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A Distinct Strain of Tomato leaf curl Sudan virus Causes Tomato Leaf Curl Disease in Oman

November 2013 , Volume 97 , Number  11
Pages  1,396 - 1,402

A. J. Khan and S. Akhtar, Department of Crop Sciences, College of Agricultural & Marine Sciences, Sultan Qaboos University, Al-Khod 123, Sultanate of Oman; A. K. Singh, School of Life Sciences, Central University of Gujarat, Gandhinagar, India; and R. W. Briddon, Agricultural Biotechnology Division, National Institute for Biotechnology and Genetic Engineering, Faisalabad, Pakistan

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Accepted for publication 17 May 2013.

Tomato leaf curl disease (ToLCD) is a significant constraint for tomato production in the Sultanate of Oman. The disease in the north of the country has previously been shown to be caused by the monopartite begomoviruses (family Geminiviridae) Tomato yellow leaf curl virus and Tomato leaf curl Oman virus. Many tomato plants infected with these two viruses were also found to harbor a symptom enhancing betasatellite. Here an analysis of a virus isolated from tomato exhibiting ToLCD symptoms originating from south and central Oman is reported. Three clones of a monopartite begomovirus were obtained. One of the clones was shown to be infectious to tomato and Nicotiana benthamiana and to induce symptoms typical of ToLCD. Analysis of the cloned sequences show them to correspond to isolates of Tomato leaf curl Sudan virus (ToLCSDV), a virus that occurs in Sudan and Yemen. However, the sequences showed less than 93% nucleotide sequence identity to previously characterized ToLCSDV isolates, indicating that the viruses represent a distinct strain of the species, for which we propose the name “Oman” strain (ToLCSDV-OM). Closer analysis of the sequences showed them to differ from their closest relative, the “Tobacco” strain of ToLCSDV originating from Yemen, in three regions of the genome. This suggests that the divergence of the “Oman” and “Tobacco” strains has occurred due to recombination. Surprisingly, ToLCSDV-OM was not found to be associated with a betasatellite, even though the isolates of the other ToLCSDV strains have been shown to be. The significance of these findings and the possible reasons for the distinct geographic distributions of the tomato-infecting begomoviruses within Oman are discussed.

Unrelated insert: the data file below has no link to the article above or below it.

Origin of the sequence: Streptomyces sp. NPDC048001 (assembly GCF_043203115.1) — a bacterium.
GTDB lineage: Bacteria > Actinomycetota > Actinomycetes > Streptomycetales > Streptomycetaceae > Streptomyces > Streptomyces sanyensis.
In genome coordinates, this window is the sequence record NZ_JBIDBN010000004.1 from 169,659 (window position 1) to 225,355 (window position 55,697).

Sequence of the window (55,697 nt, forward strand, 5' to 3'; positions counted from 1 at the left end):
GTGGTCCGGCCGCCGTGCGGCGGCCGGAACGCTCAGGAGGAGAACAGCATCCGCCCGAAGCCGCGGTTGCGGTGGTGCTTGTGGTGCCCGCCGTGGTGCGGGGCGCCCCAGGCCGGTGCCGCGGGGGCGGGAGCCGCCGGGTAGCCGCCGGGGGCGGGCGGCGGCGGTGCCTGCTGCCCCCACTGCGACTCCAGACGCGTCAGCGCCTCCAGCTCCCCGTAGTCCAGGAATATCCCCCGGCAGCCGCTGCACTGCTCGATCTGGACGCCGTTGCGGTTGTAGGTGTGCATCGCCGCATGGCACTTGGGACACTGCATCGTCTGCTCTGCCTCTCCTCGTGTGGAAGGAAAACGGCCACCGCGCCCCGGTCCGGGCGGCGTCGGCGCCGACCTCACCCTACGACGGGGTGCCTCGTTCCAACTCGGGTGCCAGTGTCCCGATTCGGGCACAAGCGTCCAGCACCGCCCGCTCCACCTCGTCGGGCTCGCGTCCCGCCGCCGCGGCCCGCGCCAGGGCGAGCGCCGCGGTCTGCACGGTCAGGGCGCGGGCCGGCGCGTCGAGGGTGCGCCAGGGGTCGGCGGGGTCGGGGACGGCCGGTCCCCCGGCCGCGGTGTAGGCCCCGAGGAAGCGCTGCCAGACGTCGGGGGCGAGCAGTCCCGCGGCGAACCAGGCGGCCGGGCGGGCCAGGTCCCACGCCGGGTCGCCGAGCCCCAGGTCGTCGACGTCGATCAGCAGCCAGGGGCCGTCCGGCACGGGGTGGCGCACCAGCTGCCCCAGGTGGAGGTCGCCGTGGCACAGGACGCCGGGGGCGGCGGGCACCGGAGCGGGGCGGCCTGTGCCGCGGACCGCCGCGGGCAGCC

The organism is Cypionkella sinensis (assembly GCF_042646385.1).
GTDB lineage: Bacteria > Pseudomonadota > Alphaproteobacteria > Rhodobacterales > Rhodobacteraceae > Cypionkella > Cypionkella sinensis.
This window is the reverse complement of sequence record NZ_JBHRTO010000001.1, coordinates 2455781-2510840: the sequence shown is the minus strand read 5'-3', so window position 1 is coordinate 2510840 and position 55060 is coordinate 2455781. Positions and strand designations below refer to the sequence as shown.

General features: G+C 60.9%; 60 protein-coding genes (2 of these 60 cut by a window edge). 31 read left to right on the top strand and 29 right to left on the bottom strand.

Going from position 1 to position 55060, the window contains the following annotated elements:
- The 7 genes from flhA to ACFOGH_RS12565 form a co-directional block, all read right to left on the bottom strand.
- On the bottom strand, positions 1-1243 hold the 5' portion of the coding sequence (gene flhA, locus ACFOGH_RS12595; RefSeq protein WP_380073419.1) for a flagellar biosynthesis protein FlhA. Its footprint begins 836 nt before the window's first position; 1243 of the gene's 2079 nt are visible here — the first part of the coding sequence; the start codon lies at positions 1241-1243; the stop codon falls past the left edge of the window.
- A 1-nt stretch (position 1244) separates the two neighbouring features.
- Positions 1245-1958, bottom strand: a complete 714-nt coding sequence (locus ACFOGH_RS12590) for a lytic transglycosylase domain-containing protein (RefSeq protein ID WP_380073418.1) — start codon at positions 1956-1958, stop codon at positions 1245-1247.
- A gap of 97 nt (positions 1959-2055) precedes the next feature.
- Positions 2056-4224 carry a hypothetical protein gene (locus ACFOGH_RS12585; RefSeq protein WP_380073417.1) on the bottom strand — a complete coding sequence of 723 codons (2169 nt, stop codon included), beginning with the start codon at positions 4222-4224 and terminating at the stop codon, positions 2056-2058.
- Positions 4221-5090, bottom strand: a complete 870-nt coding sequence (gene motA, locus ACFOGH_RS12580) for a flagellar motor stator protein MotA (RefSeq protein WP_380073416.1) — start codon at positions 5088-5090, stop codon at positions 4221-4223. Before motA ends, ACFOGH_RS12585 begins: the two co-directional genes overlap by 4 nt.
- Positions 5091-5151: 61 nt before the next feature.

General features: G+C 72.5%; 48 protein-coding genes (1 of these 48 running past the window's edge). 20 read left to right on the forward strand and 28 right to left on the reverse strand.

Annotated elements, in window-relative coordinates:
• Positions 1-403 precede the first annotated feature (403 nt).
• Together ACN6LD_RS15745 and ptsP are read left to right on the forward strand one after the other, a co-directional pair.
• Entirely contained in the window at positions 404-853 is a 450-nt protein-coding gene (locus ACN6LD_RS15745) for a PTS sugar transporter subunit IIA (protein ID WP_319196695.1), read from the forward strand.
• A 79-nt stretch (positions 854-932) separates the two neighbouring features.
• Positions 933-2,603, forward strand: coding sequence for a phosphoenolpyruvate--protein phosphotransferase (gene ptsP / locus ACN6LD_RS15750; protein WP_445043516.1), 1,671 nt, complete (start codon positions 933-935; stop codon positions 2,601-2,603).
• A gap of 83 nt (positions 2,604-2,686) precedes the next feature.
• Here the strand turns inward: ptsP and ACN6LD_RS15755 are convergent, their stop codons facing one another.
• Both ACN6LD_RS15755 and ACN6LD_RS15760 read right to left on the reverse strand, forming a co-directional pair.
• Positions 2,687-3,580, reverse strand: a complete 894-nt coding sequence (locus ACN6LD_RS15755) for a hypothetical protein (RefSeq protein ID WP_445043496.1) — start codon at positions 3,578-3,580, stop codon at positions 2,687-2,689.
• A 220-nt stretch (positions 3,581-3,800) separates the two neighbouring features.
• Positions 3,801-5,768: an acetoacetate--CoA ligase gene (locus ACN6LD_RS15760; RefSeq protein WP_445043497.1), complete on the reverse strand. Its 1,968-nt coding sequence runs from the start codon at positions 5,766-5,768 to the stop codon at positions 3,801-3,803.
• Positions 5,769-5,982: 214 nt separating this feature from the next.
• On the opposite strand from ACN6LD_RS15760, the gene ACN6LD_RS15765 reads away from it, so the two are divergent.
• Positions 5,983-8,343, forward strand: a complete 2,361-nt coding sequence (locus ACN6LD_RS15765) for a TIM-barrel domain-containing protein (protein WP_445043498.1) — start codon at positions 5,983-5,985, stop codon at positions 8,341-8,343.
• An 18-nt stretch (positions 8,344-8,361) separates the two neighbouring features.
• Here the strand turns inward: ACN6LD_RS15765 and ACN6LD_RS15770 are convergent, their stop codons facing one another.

© 2013 The American Phytopathological Society